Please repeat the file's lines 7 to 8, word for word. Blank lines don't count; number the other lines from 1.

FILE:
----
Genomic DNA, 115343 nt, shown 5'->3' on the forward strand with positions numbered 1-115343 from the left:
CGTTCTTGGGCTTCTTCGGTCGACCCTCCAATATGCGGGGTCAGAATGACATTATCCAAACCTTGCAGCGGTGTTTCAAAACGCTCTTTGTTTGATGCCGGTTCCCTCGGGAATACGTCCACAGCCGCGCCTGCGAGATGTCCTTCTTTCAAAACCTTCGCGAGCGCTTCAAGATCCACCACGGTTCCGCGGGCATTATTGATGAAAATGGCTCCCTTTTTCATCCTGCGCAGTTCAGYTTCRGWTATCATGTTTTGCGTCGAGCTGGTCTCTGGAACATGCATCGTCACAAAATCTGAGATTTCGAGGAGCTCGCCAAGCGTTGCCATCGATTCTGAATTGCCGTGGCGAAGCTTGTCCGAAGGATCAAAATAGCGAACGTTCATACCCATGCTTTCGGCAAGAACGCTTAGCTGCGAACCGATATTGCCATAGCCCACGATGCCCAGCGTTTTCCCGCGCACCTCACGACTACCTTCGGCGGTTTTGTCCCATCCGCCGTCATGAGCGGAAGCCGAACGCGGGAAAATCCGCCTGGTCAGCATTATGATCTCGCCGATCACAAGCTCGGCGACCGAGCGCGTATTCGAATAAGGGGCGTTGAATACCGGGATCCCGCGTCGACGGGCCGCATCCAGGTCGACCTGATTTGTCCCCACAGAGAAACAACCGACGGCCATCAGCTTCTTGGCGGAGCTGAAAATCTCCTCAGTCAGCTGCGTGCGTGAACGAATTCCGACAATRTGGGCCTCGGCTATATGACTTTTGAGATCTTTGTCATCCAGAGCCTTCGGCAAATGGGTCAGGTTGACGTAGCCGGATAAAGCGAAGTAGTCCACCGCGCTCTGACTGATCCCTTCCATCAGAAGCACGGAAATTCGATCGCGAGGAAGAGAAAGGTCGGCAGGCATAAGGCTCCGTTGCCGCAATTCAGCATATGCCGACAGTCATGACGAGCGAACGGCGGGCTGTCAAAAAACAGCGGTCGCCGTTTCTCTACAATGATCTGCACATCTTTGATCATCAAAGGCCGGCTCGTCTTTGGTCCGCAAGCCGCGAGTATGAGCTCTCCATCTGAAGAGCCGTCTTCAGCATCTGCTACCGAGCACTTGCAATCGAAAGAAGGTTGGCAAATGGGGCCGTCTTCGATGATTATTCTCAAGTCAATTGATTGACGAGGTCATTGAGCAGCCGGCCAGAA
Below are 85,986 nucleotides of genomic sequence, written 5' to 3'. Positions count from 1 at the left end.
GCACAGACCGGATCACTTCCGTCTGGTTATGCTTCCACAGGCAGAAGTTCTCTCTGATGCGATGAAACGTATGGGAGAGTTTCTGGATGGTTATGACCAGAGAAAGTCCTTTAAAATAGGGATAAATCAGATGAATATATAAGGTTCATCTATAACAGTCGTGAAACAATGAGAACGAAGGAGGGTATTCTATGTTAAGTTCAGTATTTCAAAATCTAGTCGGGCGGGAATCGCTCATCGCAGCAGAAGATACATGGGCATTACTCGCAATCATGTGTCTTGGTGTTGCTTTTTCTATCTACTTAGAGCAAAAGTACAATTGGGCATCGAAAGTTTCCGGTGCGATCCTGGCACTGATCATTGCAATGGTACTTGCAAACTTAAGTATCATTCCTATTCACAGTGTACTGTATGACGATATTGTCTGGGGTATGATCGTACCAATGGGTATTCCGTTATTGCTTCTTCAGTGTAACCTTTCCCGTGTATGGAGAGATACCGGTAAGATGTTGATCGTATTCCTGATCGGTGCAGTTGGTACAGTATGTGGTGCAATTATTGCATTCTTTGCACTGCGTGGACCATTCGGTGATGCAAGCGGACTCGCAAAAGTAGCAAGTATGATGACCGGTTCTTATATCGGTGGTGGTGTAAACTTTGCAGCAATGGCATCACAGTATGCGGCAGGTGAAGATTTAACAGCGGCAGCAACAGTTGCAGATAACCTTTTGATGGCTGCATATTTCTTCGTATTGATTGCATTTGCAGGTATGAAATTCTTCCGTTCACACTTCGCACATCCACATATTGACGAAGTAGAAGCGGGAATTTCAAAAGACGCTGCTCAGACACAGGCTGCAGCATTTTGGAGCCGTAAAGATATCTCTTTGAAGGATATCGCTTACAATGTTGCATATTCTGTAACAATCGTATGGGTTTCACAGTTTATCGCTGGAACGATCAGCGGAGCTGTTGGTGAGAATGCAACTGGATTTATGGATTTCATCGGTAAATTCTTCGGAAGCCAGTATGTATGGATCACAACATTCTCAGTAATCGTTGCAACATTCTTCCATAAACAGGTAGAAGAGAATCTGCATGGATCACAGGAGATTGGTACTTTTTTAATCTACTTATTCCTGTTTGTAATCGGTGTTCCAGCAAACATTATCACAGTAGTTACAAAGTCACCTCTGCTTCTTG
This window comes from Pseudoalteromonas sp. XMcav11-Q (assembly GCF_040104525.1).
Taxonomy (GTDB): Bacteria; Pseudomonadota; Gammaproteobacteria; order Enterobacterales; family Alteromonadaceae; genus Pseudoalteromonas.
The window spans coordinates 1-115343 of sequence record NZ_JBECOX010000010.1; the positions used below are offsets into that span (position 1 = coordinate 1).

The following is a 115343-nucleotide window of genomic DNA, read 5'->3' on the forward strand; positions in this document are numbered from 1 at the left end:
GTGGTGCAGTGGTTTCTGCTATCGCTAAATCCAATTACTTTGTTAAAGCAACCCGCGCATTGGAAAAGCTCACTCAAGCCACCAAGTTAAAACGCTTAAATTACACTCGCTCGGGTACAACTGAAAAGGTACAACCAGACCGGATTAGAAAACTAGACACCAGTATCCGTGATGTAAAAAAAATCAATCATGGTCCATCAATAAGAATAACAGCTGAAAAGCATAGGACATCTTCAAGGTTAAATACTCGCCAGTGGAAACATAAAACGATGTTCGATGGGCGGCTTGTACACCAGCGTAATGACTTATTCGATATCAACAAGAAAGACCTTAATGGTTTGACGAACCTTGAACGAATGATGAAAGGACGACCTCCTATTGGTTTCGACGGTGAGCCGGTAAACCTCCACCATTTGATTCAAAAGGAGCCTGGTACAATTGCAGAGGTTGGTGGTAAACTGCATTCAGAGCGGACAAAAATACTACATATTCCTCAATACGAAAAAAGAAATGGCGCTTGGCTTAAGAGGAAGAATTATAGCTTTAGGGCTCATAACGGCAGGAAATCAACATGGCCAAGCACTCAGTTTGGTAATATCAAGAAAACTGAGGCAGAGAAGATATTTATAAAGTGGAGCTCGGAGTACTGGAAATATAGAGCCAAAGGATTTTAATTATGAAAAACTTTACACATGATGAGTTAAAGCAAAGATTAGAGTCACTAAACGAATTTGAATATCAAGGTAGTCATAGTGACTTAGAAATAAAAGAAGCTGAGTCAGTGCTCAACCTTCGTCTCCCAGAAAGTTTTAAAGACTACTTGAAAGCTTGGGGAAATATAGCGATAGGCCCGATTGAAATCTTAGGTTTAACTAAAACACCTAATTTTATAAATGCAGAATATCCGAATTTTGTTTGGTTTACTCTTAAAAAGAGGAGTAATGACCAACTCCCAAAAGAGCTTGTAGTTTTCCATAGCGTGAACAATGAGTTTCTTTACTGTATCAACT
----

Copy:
The window spans coordinates 1-115343 of sequence record NZ_JBECOX010000010.1; the positions used below are offsets into that span (position 1 = coordinate 1).

The following is a 115343-nucleotide window of genomic DNA, read 5'->3' on the forward strand; positions in this document are numbered from 1 at the left end: